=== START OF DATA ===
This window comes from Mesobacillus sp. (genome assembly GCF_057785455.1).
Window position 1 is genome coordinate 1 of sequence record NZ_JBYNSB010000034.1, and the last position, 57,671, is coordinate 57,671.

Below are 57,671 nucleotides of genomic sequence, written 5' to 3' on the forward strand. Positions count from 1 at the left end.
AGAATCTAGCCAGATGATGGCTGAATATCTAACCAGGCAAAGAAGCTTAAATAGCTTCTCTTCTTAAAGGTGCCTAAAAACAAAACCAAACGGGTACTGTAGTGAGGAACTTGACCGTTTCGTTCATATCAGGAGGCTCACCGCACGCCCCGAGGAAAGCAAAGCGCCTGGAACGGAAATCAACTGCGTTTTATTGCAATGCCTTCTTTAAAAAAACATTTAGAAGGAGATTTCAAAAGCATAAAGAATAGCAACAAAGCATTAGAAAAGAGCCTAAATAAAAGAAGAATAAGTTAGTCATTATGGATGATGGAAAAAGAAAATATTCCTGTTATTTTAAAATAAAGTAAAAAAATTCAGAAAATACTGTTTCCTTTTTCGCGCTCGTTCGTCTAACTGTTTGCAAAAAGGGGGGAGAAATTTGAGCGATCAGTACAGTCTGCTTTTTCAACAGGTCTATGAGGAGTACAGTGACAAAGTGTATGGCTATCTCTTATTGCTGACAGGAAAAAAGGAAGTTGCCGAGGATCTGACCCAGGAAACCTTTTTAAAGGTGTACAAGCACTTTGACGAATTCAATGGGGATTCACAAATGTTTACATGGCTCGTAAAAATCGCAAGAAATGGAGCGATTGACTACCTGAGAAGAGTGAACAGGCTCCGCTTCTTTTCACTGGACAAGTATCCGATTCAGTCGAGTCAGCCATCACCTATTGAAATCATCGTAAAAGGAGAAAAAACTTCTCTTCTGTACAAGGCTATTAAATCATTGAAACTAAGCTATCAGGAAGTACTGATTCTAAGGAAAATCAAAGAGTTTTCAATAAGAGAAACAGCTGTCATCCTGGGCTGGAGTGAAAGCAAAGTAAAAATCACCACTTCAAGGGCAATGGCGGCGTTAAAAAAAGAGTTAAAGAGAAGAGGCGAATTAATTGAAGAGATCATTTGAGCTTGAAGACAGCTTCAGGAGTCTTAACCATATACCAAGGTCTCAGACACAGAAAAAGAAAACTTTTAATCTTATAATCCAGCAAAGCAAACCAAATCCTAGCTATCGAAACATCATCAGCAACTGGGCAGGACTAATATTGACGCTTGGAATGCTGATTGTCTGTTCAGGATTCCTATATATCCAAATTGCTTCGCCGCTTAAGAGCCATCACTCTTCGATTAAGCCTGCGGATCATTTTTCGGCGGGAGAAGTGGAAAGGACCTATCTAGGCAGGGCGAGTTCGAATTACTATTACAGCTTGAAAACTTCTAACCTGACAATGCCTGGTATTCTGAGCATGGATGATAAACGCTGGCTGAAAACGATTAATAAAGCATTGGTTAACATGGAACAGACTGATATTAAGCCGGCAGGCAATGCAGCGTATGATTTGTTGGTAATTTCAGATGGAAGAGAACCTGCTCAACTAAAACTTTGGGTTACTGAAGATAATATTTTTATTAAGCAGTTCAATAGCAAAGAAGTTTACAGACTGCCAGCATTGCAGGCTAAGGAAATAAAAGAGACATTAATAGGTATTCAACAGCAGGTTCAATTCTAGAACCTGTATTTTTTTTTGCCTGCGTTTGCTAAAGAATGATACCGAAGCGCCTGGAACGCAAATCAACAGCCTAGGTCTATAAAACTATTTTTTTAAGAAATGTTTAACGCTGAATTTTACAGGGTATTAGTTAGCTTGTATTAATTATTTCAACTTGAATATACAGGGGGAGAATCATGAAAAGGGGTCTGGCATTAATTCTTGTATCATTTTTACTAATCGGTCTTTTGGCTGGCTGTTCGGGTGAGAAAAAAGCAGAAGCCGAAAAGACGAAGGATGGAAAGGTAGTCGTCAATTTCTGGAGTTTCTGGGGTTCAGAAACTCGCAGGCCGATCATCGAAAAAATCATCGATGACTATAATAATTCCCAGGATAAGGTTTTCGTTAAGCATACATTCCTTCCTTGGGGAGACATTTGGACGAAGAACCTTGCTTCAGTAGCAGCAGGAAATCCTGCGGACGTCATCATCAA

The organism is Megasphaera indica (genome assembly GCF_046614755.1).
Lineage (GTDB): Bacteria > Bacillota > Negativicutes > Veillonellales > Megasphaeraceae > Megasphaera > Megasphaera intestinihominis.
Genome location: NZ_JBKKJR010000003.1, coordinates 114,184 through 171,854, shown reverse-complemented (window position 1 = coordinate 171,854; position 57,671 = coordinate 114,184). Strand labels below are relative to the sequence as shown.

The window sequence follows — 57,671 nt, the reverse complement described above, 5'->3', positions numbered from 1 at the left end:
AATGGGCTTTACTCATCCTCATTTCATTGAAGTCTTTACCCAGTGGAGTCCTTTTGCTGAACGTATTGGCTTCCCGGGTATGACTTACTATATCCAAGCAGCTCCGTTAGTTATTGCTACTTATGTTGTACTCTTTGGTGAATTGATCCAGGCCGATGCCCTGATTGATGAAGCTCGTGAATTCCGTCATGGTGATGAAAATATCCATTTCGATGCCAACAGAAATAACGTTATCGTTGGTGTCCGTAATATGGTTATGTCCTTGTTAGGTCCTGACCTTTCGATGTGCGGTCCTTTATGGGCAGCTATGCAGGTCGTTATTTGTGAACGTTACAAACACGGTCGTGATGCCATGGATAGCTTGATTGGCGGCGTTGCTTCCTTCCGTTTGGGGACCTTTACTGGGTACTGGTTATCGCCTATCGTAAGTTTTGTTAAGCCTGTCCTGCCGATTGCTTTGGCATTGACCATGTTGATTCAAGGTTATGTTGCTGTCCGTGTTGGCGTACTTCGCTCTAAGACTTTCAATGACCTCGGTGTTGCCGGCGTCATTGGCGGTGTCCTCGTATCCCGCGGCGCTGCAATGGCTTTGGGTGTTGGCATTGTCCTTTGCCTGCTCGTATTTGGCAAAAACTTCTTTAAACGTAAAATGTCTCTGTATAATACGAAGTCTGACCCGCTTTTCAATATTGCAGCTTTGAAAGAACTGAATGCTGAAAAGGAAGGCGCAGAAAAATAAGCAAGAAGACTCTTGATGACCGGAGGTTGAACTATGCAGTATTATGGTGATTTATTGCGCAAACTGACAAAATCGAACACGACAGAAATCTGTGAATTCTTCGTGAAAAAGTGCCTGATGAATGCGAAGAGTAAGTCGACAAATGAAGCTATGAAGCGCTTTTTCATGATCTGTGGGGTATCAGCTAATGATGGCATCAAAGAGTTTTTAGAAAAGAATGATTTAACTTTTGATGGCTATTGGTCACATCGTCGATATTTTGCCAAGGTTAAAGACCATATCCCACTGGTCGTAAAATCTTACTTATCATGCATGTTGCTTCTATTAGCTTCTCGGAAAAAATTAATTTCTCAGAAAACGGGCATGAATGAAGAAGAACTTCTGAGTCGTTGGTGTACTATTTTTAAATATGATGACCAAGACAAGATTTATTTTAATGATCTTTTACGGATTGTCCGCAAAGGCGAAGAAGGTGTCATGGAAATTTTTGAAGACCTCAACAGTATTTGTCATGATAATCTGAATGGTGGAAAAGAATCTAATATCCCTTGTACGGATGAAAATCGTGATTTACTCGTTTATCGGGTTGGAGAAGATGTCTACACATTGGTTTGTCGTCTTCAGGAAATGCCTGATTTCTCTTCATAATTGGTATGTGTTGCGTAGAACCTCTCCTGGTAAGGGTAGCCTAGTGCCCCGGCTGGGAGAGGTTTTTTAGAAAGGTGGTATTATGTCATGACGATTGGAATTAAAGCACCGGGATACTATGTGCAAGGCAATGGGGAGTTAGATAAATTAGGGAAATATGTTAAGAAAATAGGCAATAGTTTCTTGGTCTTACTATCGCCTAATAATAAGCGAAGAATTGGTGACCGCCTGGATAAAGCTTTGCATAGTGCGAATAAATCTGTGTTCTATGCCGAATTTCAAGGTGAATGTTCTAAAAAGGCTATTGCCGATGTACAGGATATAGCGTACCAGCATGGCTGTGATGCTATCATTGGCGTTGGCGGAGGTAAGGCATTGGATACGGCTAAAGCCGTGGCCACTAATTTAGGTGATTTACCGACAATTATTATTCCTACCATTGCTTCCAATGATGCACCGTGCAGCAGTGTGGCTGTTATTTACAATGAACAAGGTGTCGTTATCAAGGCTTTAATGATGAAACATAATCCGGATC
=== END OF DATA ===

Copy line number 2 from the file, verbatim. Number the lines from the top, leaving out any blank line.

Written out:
Window position 1 is genome coordinate 1 of sequence record NZ_JBYNSB010000034.1, and the last position, 57,671, is coordinate 57,671.